Foobot optimizes building energy efficiency by training fully autonomous control agents for HVAC systems, bringing energy savings to office buildings, hospitals, schools and commercial buildings.

By Antoine Galataud, Phi Nguyen, Inouk Bourgon and Adrien Lafond   

Ray reduces 70% of model training time and accelerates time-to-market by 2x.

Foobot (EnergyWise) provides an AI-based solution that optimizes building energy efficiency by training fully autonomous control agents for Heating, Ventilation and Air Conditioning (HVAC) systems. It is currently used by large companies with real estate assets, property owners, portfolio managers, and facility management firms such as L’Oreal, Dassault Systems and Credit Agricole. The solution is versatile, scalable and proven to bring large energy savings in small to large office buildings, hospitals, or schools. 

Buildings account for 40% of energy consumption in the US and in Europe. Half of this energy goes into HVAC systems.Yet they are among the most complex systems in terms of control and management. From design to operation, hundreds of equipment and controllers are interacting together with the aim of keeping indoor conditions comfortable and safe. This makes it very challenging to manage and regulate buildings internal controls in an energy efficient manner. 

On top of that, today’s challenges of energy cost crisis and greenhouse gas emissions reduction require a rapid and global effort. This calls for a paradigm shift: there are lots of old, energy-inefficient buildings (half of the commercial buildings were built before 1980 according to EIA), yet classic hardware retrofits are slow and capital-intensive.

Foobot has built a solution based on software and AI to address these challenges. We aim to make buildings’ HVAC controls efficient and autonomous - just as if you had a team of engineers tweaking buildings’ parameters 24/7.

Foobot’s solution is based on creating digital twins of buildings and using them as training environments for reinforcement learning (RL) agents. Capturing the building’s thermal dynamics in the twin is key and requires a physics simulation engine that is CPU-intensive: each environment step can last several seconds in the worst cases. Without distributed parallel training, a single experiment could last several days, reducing our ability to iterate over the training process in order to find the best control strategies.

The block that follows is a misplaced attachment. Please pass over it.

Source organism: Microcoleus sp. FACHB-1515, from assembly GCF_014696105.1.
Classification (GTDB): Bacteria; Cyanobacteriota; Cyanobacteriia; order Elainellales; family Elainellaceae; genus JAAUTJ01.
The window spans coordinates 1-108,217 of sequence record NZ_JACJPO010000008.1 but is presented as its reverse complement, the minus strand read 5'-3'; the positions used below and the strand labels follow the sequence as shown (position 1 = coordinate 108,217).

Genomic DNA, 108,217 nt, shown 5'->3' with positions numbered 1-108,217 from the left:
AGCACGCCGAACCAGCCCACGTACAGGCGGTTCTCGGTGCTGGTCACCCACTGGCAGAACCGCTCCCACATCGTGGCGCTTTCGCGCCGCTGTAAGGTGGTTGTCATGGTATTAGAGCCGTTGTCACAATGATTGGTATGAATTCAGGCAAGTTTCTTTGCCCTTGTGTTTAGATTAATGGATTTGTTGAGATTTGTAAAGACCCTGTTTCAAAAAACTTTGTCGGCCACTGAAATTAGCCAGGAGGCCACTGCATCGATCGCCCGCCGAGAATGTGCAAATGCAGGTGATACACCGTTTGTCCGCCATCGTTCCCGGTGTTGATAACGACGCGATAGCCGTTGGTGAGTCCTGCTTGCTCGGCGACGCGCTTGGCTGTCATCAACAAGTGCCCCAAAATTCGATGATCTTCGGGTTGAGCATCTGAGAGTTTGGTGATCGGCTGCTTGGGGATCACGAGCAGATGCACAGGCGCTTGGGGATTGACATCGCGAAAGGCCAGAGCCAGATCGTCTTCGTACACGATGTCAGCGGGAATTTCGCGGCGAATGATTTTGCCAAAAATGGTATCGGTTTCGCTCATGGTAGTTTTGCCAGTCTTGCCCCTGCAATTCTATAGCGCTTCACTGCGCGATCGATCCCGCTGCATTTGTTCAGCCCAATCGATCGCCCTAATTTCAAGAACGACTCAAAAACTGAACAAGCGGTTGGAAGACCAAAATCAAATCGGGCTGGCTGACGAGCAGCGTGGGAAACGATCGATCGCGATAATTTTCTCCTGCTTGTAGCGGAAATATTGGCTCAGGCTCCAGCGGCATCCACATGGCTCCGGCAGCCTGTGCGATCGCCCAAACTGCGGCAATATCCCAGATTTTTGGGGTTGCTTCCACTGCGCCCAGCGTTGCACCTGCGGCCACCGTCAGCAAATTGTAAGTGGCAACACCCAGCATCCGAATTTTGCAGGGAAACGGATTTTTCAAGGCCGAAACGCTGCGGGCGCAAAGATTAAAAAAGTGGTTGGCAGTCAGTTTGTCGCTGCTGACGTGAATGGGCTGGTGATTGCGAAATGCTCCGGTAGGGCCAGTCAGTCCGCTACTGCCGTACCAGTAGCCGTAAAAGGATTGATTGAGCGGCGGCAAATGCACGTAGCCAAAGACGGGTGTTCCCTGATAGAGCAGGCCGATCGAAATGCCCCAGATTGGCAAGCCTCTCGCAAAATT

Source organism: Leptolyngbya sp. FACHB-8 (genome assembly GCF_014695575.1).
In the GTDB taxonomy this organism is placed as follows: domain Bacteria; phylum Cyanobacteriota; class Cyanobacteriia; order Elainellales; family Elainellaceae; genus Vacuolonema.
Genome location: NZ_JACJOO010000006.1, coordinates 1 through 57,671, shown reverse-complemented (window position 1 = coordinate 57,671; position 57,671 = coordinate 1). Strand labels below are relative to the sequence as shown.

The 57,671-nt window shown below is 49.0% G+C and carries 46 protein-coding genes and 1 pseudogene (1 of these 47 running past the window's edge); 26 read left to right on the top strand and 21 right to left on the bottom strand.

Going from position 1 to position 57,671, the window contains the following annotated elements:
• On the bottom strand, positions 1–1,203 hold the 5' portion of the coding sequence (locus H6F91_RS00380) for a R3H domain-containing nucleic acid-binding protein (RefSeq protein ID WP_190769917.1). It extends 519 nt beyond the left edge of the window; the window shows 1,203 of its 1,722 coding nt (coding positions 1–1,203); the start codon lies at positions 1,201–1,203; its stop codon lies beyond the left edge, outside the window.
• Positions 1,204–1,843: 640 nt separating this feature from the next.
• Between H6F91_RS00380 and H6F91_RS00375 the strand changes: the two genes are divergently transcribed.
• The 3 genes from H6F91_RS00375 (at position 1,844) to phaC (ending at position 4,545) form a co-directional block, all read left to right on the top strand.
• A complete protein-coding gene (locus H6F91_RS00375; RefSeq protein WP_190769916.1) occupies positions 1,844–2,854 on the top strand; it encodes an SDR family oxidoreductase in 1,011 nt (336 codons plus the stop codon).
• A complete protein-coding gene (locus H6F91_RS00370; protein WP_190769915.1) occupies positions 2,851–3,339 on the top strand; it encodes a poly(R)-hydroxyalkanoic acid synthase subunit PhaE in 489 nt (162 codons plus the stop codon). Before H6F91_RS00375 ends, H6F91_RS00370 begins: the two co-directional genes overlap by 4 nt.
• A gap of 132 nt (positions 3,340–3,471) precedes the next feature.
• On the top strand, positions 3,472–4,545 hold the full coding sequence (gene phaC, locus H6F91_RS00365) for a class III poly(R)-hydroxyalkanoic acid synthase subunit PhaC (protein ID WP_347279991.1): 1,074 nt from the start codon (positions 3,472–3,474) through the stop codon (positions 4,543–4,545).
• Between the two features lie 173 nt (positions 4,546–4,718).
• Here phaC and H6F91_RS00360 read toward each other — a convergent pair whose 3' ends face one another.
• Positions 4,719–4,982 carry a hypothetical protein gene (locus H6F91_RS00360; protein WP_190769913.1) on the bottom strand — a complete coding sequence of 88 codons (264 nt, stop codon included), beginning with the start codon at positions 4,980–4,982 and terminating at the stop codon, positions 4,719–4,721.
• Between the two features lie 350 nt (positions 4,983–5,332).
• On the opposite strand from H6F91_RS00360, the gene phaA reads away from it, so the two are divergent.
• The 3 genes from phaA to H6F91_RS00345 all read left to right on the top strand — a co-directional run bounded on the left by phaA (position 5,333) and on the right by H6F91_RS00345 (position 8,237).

The nature of our training pipeline involves multiple complex steps. Early versions of our training platform were based on multiple frameworks, some of them giving us maintenance headaches or unstable results. This was brittle, we were having hard times trying to build a stable and reproducible training flow. 


Fig. 1 Flow of a typical building control optimization project

Ray Tune and RLlib provide us with the ability to distribute training across multiple CPUs and machines in a cluster. 

We find it particularly performant for our calibration engine which requires a Ray Tune optimizer to find the best set of twin parameters to minimize error between actual and simulated buildings data. Each sample requires to run a simulation on a whole calibration period, hence can last several seconds. Ray can distribute samples across many CPUs and drastically reduce search time. We can also benefit from optimized schedulers available in Tune like Hyperband to automatically allocate cluster resources to most promising samples.

We also make great use of Ray RLlib for executing many parallel environments in a RL training. Since each training batch can require tens of thousands of samples as input, and a single time step is CPU-intensive due to physics engine calculations, a GPU could be waiting idle most of the time. With Ray, we can maximize GPU usage in clusters made of hundreds of CPUs and significantly reduce training wall time.

Ray also brings the necessary abstractions like actors and data locality seamlessly and allows you to move from local development to hundreds of machines effortlessly. An example of this is how we used distributed queues to redesign some of our RL environments. This allows more flexibility in communications between our simulator API and the Gym environment. 

Creating efficient and customizable RL environments can be challenging when complex simulation engines are involved, so we open-sourced it (see:

Finally, Ray command line interface helps us alleviate our training cluster management. We’ve built an internal platform that leverages Ray cli on top of AWS, allowing us to manage the entire life cycle of multiple clusters where multiple experiments can run in parallel. Ray out of the box supports many of the options we needed in AWS and Docker, that allows us to fulfill important aspects like continuous testing and delivery of training components like docker images and internal SDKs with minimal custom development. At the end of the day, our cloud bill and operational burden are drastically reduced. 


Fig. 2 Components of the training platform


Fig. 3 Views from Foobot Training Platform

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